The relative invisibility of women in Tolkien's works is perhaps the most jarring aspect of them to a twenty-first century reader. As Una McCormack points out in the last of these essays, quoting an unnamed conference participant, there are more named horses than named women in The Lord of the Rings. These essays prove that you can write thought-provoking stuff about the flaws in the work you love. Though the case for Tolkien's defence can be made robustly, and John Rateliffe recounts his career of being considerably more active and enthusiastic about educating women (including Mary Renault) than was the norm for his day, C.S. Lewis being a sad counter example. There are a number of other very interesting essays, of which I particularly enjoyed Una McCormack's closing piece on fan fiction and Cami Agan's thoughts on Lúthien and bodily desire. I'm afraid there are a couple of silly pieces as well, one about Valkyries and the other about Éowyn, Twelfth Night and Carnival, but the majority of these are very interesting. (And the last footnote to Robin Reid's introductory bibliographic essay is heart-breaking.)

Baptism of Fire: The Birth of the Modern British Fantastic in World War I, ed. Janet Brennan Croft

We are in the midst of the centenary of the Great War, as it was called at the time, and the essays in this book make that argument that as for so much else in European life, it was a crucial moment for British fantasy writing. Six and a half of the sixteen essays are about Tolkien, which is only fair given his importance in the field, the demonstrable importance of the war in his life, and the large amounts of supporting material to investigate the relationship between them. Verlyn Flieger and John Garth are (rightly) frequently invoked. I found all of them thought-provoking, especially the first, Michael Livingstone's "The Shell-shocked Hobbit: The First World War and Tolkien’s Trauma of the Ring ", which convincingly diagnoses Frodo with PTSD. I have to admit that when I first read the book at the age of ten or so, I wasn't convinced by the apparently magical way Frodo's injuries return to cause a physical illness on their anniversaries after his return to the Shire; now that I'm older and I've seen that happen to people in real life, I'm impressed by the understated way Tolkien describes it.

Of the other essays, two and a half are about C.S. Lewis, who said and wrote much less about his was experience: serving in the trenches and getting blown up with permanent injury to his left hand was less traumatic than his experiences at boarding school or the death of his mother. Still, there is war in Narnia, and interesting comparisons and contrasts to be made between the real and fictional variety – most notably, as pointed out by Brian Melton in "The Great War and Narnia: C. S. Lewis as Soldier and Creator", what happens to the bodies of those killed at the various battles? They seem to disappear almost before the fighting is over.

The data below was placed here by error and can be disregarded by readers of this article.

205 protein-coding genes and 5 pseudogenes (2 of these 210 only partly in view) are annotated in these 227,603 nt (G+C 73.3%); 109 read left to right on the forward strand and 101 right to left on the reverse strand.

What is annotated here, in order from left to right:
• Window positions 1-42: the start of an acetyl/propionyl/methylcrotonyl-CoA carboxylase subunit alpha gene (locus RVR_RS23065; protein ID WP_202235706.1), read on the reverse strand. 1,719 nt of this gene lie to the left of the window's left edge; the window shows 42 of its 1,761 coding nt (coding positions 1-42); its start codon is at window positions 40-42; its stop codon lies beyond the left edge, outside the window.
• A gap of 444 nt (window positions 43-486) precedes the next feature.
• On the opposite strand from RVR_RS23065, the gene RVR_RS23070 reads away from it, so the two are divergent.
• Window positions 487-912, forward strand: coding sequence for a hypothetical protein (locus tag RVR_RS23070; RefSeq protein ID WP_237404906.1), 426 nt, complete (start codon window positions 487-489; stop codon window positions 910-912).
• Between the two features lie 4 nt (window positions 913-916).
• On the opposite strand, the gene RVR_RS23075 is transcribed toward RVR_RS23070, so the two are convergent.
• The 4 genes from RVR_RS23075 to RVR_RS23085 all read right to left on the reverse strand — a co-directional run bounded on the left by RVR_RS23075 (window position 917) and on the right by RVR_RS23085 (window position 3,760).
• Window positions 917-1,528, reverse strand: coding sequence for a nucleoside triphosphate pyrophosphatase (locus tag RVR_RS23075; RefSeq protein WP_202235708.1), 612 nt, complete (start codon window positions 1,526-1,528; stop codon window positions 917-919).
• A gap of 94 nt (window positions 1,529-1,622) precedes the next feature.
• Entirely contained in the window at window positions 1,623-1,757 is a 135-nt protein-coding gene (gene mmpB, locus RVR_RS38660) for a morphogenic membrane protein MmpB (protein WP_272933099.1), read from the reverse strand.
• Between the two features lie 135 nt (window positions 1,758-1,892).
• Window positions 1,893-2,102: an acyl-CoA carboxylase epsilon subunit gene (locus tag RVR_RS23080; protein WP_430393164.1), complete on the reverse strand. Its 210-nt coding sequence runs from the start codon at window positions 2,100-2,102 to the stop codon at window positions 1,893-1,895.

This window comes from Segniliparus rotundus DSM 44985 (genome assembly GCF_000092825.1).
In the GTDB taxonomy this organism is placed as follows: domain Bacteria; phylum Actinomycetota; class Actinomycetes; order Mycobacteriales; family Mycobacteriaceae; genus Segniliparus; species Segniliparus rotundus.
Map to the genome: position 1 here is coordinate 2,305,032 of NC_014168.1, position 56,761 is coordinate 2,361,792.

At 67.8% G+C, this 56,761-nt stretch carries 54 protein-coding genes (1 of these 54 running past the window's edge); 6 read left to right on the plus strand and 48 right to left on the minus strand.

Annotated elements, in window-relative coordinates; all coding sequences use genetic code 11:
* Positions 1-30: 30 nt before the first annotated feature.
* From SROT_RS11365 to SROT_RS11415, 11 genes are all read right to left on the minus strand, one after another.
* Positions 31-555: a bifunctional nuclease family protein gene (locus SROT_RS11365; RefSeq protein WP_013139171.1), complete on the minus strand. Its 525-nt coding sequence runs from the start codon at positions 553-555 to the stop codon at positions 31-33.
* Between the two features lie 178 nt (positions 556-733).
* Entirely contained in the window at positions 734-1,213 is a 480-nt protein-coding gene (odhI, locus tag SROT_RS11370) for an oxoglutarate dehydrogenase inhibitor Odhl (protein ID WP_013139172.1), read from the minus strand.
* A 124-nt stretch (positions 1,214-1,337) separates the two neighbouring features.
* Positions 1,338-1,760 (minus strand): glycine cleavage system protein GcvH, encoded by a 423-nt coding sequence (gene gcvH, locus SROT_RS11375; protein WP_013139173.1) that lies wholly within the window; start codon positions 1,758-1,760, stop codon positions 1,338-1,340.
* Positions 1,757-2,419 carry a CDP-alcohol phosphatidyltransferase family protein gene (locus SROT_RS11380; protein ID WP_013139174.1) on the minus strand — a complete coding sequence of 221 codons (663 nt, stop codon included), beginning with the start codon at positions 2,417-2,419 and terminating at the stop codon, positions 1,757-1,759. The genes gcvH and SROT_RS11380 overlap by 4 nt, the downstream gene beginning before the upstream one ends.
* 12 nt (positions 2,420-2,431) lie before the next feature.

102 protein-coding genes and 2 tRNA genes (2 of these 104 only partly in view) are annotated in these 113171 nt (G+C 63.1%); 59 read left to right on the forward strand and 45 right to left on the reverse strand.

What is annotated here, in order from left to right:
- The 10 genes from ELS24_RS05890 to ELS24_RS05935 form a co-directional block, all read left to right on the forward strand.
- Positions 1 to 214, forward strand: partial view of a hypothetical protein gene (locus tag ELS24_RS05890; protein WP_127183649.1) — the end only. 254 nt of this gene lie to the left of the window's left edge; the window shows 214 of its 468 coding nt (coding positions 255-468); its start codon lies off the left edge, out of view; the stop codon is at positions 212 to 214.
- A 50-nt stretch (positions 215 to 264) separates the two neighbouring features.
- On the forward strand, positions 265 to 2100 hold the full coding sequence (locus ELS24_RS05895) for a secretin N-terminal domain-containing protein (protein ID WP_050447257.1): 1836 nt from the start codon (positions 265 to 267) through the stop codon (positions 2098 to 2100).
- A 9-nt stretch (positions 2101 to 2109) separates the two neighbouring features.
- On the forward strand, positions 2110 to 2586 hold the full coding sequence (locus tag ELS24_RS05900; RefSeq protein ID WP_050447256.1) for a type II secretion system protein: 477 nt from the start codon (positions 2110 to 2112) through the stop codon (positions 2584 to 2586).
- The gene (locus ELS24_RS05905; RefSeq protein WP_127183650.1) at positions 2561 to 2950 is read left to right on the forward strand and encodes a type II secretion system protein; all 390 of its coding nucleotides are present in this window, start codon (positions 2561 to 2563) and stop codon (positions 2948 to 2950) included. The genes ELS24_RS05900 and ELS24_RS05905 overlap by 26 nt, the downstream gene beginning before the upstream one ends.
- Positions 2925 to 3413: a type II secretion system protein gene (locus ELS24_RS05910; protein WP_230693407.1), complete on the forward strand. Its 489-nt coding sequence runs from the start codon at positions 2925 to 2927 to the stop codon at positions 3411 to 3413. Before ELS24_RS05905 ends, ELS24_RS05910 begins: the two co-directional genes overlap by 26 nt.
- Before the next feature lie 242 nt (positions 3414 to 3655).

The other authors treated here are Owen Barfield, G.K. Chesterton, Lord Dunsany, Sylvia Townsend Warner, E.R. Eddison (twice) and T.H. White. I really read only the last of these, Ashley Pfeiffer's "T. H. White and the Lasting Influence of World War I: King Arthur at War ", and also Nick Milne's fascinating "The Door We Never Opened: British Alternate History Writing in the Aftermath of World War I ", as I am not familiar with the relevant works of the others (though clearly I should remedy that situation). Anyway, a very solid set of essays with some real revelations for me.


In past years, I have sometimes expressed disappointment with the quality and relevance of shortlisted works for the BSFA award for Best Non-Fiction. If the shift to a two-round process for the BSFA awards is to prove its value, this is one category where I would hope to see a positive impact demonstrated fairly readily. I think in fact it has done so. I'm still deciding which four books I will nominate in the second round, but a short list with one or two of Space Helmet for a Cow, Letters to Tiptree, Companion Piece, Rave and Let Die, Lois McMaster Bujold, Perilous and Fair and Baptism of Fire will be a decently strong short list. And I’m considering all of these as Hugo nominations for Best Related Work.